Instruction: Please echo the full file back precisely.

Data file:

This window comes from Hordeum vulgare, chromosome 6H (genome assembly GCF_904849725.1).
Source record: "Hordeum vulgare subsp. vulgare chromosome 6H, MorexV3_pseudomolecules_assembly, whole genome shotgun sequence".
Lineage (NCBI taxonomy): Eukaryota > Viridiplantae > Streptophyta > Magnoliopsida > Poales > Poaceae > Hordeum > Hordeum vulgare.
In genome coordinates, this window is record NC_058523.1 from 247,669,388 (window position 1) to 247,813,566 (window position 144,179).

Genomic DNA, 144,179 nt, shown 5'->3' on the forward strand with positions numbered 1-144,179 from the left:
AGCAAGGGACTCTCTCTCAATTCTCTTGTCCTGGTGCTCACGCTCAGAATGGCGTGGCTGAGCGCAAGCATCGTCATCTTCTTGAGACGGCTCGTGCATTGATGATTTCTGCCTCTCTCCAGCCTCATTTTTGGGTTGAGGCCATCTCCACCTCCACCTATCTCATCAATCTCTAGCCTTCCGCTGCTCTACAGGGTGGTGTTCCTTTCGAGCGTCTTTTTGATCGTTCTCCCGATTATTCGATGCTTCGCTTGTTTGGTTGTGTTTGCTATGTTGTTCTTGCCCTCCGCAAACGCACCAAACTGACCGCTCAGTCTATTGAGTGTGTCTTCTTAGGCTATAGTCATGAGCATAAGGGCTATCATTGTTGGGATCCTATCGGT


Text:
This window comes from Hordeum vulgare, chromosome 6H (genome assembly GCF_904849725.1).
Source record: "Hordeum vulgare subsp. vulgare chromosome 6H, MorexV3_pseudomolecules_assembly, whole genome shotgun sequence".
Lineage (NCBI taxonomy): Eukaryota > Viridiplantae > Streptophyta > Magnoliopsida > Poales > Poaceae > Hordeum > Hordeum vulgare.
In genome coordinates, this window is record NC_058523.1 from 247,669,388 (window position 1) to 247,813,566 (window position 144,179).

Genomic DNA, 144,179 nt, shown 5'->3' on the forward strand with positions numbered 1-144,179 from the left:
AGCAAGGGACTCTCTCTCAATTCTCTTGTCCTGGTGCTCACGCTCAGAATGGCGTGGCTGAGCGCAAGCATCGTCATCTTCTTGAGACGGCTCGTGCATTGATGATTTCTGCCTCTCTCCAGCCTCATTTTTGGGTTGAGGCCATCTCCACCTCCACCTATCTCATCAATCTCTAGCCTTCCGCTGCTCTACAGGGTGGTGTTCCTTTCGAGCGTCTTTTTGATCGTTCTCCCGATTATTCGATGCTTCGCTTGTTTGGTTGTGTTTGCTATGTTGTTCTTGCCCTCCGCAAACGCACCAAACTGACCGCTCAGTCTATTGAGTGTGTCTTCTTAGGCTATAGTCATGAGCATAAGGGCTATCATTGTTGGGATCCTATCGGT